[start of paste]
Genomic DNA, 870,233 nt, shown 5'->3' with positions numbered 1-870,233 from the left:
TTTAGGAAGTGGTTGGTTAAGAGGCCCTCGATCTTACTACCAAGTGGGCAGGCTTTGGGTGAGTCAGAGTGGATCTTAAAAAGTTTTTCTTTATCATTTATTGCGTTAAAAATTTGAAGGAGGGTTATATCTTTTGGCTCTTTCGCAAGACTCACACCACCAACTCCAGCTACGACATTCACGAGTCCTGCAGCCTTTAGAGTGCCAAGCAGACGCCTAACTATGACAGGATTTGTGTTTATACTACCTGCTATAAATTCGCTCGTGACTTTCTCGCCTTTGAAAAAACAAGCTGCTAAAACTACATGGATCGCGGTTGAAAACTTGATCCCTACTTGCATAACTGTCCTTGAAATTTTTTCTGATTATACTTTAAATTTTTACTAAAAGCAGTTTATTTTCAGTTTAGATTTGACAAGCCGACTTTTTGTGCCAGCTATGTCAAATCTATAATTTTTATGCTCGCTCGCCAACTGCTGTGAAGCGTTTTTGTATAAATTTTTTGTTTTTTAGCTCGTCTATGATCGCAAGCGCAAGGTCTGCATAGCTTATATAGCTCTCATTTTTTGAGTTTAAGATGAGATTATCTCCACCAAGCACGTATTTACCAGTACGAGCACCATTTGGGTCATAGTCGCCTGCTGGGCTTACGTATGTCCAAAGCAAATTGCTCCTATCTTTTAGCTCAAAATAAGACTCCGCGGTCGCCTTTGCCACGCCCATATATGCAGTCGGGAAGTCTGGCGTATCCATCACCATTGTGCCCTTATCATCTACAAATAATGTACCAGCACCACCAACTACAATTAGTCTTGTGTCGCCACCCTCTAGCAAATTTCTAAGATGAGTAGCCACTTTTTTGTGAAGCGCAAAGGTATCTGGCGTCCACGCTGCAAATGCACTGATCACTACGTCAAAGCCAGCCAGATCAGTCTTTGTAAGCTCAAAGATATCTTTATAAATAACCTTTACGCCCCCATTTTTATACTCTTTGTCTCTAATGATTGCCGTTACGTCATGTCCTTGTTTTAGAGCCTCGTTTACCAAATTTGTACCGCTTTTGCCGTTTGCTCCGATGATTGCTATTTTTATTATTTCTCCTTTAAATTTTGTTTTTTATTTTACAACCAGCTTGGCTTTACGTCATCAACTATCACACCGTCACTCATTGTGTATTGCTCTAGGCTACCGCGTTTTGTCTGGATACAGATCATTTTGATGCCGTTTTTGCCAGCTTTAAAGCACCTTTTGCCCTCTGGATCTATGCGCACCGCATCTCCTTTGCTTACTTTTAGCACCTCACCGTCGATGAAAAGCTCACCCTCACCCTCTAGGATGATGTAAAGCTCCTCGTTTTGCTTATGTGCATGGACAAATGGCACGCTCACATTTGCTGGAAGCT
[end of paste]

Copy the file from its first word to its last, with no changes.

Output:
Genomic DNA, 870,233 nt, shown 5'->3' with positions numbered 1-870,233 from the left:
TTTAGGAAGTGGTTGGTTAAGAGGCCCTCGATCTTACTACCAAGTGGGCAGGCTTTGGGTGAGTCAGAGTGGATCTTAAAAAGTTTTTCTTTATCATTTATTGCGTTAAAAATTTGAAGGAGGGTTATATCTTTTGGCTCTTTCGCAAGACTCACACCACCAACTCCAGCTACGACATTCACGAGTCCTGCAGCCTTTAGAGTGCCAAGCAGACGCCTAACTATGACAGGATTTGTGTTTATACTACCTGCTATAAATTCGCTCGTGACTTTCTCGCCTTTGAAAAAACAAGCTGCTAAAACTACATGGATCGCGGTTGAAAACTTGATCCCTACTTGCATAACTGTCCTTGAAATTTTTTCTGATTATACTTTAAATTTTTACTAAAAGCAGTTTATTTTCAGTTTAGATTTGACAAGCCGACTTTTTGTGCCAGCTATGTCAAATCTATAATTTTTATGCTCGCTCGCCAACTGCTGTGAAGCGTTTTTGTATAAATTTTTTGTTTTTTAGCTCGTCTATGATCGCAAGCGCAAGGTCTGCATAGCTTATATAGCTCTCATTTTTTGAGTTTAAGATGAGATTATCTCCACCAAGCACGTATTTACCAGTACGAGCACCATTTGGGTCATAGTCGCCTGCTGGGCTTACGTATGTCCAAAGCAAATTGCTCCTATCTTTTAGCTCAAAATAAGACTCCGCGGTCGCCTTTGCCACGCCCATATATGCAGTCGGGAAGTCTGGCGTATCCATCACCATTGTGCCCTTATCATCTACAAATAATGTACCAGCACCACCAACTACAATTAGTCTTGTGTCGCCACCCTCTAGCAAATTTCTAAGATGAGTAGCCACTTTTTTGTGAAGCGCAAAGGTATCTGGCGTCCACGCTGCAAATGCACTGATCACTACGTCAAAGCCAGCCAGATCAGTCTTTGTAAGCTCAAAGATATCTTTATAAATAACCTTTACGCCCCCATTTTTATACTCTTTGTCTCTAATGATTGCCGTTACGTCATGTCCTTGTTTTAGAGCCTCGTTTACCAAATTTGTACCGCTTTTGCCGTTTGCTCCGATGATTGCTATTTTTATTATTTCTCCTTTAAATTTTGTTTTTTATTTTACAACCAGCTTGGCTTTACGTCATCAACTATCACACCGTCACTCATTGTGTATTGCTCTAGGCTACCGCGTTTTGTCTGGATACAGATCATTTTGATGCCGTTTTTGCCAGCTTTAAAGCACCTTTTGCCCTCTGGATCTATGCGCACCGCATCTCCTTTGCTTACTTTTAGCACCTCACCGTCGATGAAAAGCTCACCCTCACCCTCTAGGATGATGTAAAGCTCCTCGTTTTGCTTATGTGCATGGACAAATGGCACGCTCACATTTGCTGGAAGCT